Lieberman's faith not seen as an issue

August 12, 2000

Lieberman's faith not seen as an issue


Did Vice President Al Gore make the right choice when he selected Connecticut Sen. Joseph Lieberman as his running mate?

Absolutely, said Washington County Democratic Chairman Rick Hemphill.

"Lieberman will help Gore in the states he needs the most - New York, Illinois," Hemphill said.

Yet even the political-savvy Hemphill said he'd like to know more about the 58-year-old, two-term senator from Stamford, Conn.

Hemphill wasn't alone. An informal survey of Tri-State residents on Saturday found many wanted to know more about Lieberman.

At the same time, many residents said Lieberman's Jewish faith should not be an issue in the election. Lieberman is the first Jew to run on a major national ticket.

"Over the past 10 years America has opened up more. This is the right time for it. He's got a lot going for him," said Tim Hirth, 30, a Republican from Martinsburg, W.Va.


Mike Jackson, 25, of Martinsburg, W.Va., echoed similar sentiments.

"Nationality, race shouldn't affect anything. We're all of different races. When I look, I don't see nationalities, different races, I see people."

Wanda Frain, 28, of Zullinger, Pa., said religion shouldn't be an issue in politics.

"Everybody's having a fit because Lieberman's Jewish," Frain said. "Religion doesn't matter."

But Lee Seltzer, 22, of Chambersburg, Pa., said he had a problem with Lieberman quoting scripture in the public arena when the Democrats have "been so big into separating church and state, especially with schools."

Al and Mary Jane Moats of Inwood, W.Va., said the Gore-Lieberman ticket reflects "all the right reasons that the Republicans don't have."

Al Moats, 72, said Lieberman reminds him of President Carter.

"I like the way he speaks. He's a smart guy."

He added Lieberman is a better choice than his GOP counterpart, Dick Cheney.

"He has more experience than Cheney. The only time you saw Cheney was during the Gulf War," Moats said.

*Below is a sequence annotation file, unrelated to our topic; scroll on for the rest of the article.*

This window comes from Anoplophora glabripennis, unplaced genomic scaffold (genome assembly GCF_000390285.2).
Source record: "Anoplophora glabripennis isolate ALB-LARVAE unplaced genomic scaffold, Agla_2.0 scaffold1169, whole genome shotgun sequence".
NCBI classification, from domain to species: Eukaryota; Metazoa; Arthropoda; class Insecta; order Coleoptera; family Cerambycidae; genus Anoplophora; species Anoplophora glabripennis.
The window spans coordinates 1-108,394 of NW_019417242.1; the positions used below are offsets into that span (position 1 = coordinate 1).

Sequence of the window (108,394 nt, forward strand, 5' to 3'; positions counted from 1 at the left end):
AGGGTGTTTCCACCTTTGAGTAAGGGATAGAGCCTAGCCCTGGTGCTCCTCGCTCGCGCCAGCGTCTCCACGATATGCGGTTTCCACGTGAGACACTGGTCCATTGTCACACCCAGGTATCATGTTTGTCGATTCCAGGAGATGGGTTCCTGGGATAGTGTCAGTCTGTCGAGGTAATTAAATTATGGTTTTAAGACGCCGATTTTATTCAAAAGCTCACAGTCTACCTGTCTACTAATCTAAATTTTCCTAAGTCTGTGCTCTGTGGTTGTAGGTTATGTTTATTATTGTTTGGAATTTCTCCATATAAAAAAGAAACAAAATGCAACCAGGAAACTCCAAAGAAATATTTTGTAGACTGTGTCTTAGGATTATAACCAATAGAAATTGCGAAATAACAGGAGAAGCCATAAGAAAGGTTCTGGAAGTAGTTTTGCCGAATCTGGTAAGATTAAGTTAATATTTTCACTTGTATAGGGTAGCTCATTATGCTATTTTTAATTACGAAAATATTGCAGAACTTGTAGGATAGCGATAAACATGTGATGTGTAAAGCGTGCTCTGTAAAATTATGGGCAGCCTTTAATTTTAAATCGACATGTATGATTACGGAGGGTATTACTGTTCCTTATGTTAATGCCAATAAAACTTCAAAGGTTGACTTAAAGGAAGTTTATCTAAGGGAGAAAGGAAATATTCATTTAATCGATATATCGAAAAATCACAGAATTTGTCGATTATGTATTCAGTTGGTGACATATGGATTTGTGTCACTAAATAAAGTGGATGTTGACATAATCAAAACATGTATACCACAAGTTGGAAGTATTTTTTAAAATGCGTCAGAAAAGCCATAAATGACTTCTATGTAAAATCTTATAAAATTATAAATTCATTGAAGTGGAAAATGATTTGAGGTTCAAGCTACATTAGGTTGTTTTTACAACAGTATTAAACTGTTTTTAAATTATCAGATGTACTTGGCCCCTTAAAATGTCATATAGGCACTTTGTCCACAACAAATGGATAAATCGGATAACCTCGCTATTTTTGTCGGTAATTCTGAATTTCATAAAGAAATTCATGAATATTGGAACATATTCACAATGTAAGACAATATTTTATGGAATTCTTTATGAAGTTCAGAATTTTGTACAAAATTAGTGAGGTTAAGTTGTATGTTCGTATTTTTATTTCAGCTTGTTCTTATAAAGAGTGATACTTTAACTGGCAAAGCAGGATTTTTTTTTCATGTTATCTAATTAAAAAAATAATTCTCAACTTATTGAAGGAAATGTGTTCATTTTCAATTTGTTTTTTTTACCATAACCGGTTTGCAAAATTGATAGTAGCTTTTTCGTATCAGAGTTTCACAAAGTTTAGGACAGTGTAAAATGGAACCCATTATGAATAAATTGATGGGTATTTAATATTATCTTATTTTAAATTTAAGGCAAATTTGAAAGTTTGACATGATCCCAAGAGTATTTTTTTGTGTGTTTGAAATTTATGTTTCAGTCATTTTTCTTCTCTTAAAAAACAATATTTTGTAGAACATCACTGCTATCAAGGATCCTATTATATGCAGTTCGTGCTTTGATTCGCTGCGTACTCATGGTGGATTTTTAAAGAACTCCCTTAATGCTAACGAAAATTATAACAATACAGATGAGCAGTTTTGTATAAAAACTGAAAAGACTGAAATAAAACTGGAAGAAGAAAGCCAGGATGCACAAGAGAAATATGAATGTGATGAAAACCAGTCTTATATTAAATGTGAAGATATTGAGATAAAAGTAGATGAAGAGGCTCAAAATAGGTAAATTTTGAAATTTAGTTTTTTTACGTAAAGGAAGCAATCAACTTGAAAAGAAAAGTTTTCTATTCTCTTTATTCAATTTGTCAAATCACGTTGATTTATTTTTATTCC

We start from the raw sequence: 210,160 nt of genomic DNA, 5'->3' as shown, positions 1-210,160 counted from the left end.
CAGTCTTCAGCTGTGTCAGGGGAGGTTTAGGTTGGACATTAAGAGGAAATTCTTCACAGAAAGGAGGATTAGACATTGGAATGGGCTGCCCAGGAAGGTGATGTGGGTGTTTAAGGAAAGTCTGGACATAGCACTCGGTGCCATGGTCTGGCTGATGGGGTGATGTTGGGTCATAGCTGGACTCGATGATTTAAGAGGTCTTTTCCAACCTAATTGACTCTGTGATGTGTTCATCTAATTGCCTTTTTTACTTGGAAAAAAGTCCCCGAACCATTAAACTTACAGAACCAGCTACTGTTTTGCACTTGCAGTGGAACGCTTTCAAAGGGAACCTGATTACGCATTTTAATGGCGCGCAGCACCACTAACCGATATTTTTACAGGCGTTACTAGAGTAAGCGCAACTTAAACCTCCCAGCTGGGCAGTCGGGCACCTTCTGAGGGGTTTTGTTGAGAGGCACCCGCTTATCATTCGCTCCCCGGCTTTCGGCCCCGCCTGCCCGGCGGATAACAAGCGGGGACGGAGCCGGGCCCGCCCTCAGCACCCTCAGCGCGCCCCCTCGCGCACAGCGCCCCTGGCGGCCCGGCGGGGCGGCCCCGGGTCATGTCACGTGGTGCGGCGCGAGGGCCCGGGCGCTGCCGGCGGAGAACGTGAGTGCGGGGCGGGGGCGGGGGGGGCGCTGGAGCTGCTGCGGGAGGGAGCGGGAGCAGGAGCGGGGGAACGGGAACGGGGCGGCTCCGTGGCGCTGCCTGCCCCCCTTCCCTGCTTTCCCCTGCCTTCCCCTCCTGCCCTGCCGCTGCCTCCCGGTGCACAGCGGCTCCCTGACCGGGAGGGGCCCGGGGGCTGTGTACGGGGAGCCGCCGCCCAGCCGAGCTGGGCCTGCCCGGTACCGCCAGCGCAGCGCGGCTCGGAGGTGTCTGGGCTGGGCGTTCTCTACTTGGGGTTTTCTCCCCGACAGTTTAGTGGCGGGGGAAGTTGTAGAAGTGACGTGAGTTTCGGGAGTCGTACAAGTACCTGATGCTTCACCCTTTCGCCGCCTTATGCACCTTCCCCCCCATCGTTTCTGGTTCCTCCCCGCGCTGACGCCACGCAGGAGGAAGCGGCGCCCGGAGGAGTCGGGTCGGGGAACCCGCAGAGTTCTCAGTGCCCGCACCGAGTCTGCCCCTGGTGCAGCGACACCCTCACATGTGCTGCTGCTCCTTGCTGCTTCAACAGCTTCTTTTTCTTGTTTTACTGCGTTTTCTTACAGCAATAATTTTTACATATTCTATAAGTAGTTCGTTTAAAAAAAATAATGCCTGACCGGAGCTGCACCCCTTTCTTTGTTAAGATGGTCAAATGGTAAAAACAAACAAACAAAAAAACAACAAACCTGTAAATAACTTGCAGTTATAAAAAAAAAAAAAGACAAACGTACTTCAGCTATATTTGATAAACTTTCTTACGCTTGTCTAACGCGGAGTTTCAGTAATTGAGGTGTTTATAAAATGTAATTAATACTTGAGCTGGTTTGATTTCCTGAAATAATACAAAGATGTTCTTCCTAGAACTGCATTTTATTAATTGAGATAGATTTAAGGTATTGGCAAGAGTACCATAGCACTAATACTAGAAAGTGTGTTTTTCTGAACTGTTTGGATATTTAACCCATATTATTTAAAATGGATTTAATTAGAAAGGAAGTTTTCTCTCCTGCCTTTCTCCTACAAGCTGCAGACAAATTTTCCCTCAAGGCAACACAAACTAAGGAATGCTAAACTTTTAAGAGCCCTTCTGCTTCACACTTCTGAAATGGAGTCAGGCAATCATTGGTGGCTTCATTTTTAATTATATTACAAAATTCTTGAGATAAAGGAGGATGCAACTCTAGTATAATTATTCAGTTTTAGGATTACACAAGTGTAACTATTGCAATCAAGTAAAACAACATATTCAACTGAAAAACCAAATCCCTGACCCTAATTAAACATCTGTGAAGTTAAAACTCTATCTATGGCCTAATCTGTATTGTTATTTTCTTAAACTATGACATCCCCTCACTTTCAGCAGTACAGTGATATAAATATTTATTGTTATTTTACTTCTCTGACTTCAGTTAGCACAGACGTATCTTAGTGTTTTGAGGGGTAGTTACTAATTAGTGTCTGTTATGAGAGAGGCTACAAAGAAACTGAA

Mary Jane Moats, 53, said she likes Lieberman because he is "not one to jump into things."

Bill Smith, 67, of Hagerstown, said he admires Lieberman's moral values, and thinks the vice presidential hopeful embodies the rare combination of political savvy and ethical conduct.

Smith said Gore made a good choice.

"I think it's the greatest thing that's ever happened," he said.

Nearby, Hagerstown flea market vendor Dennis Broadwater agreed that Lieberman's values "are what people are looking for right now."

"I think he's a pretty good choice," said Broadwater, 33, of Hagerstown.

His mother, Hancock resident Ruby Broadwater, was hesitant to pass judgment too quickly.

"He sounds pretty good so far," she said. "He's sort of way out in left field and that may be just what we need right now."

Some visitors to the Leitersburg Peach Festival said they were impressed by Lieberman's decision to publicly condemn President Clinton's behavior with a White House intern.

Frank and Monica Ymbert, of Smithsburg, said they make note of such individual actions before casting their ballots at the election box.

"We care," said Monica Ymbert, 32. "We vote for the individual instead of the party."

Her husband, 36, agreed, but said it's still too soon to tell whether Lieberman will live up to his reputation.

"He seems to be a good man morally," said June Broadwater, 75, of Chambersburg, Pa.

But the staunch Republican said she won't cross party lines to support the Gore-Lieberman ticket.

"George W. will do it," said fellow Republican Ronnie Jefer, 61, of Hagerstown. "I think that Gore and Lieberman would both do very well in private enterprise. ... They both grew up in a political vacuum, not in the real world."

Smithsburg resident John Martin, a peach grower, also said he couldn't support Lieberman because he was linked with Gore.

"I'm sure not a Gore fan. Gore is not a friend of the farmer," Martin said. "And I think Lieberman was selected by him to dilute the immorality of the president."

Leitersburg resident Tom McCall recalled his father's favorite political quote: "There's not an honest politician in the country."

David Holcomb, 40, of Hedgesville, W.Va., was also suspect of the Gore-Lieberman ticket.

"It's a ploy. It will do more for Hillary (Clinton's) campaign in New York than it will do for Al Gore," he said. Holcomb added he's supporting George W. Bush because "he'll bring back dignity to the White House, something that's been sorely lacking."

Eric Adams, 33, of Martinsburg, W.Va., noted it really didn't matter who gets elected.

"The county does well despite who is in charge."

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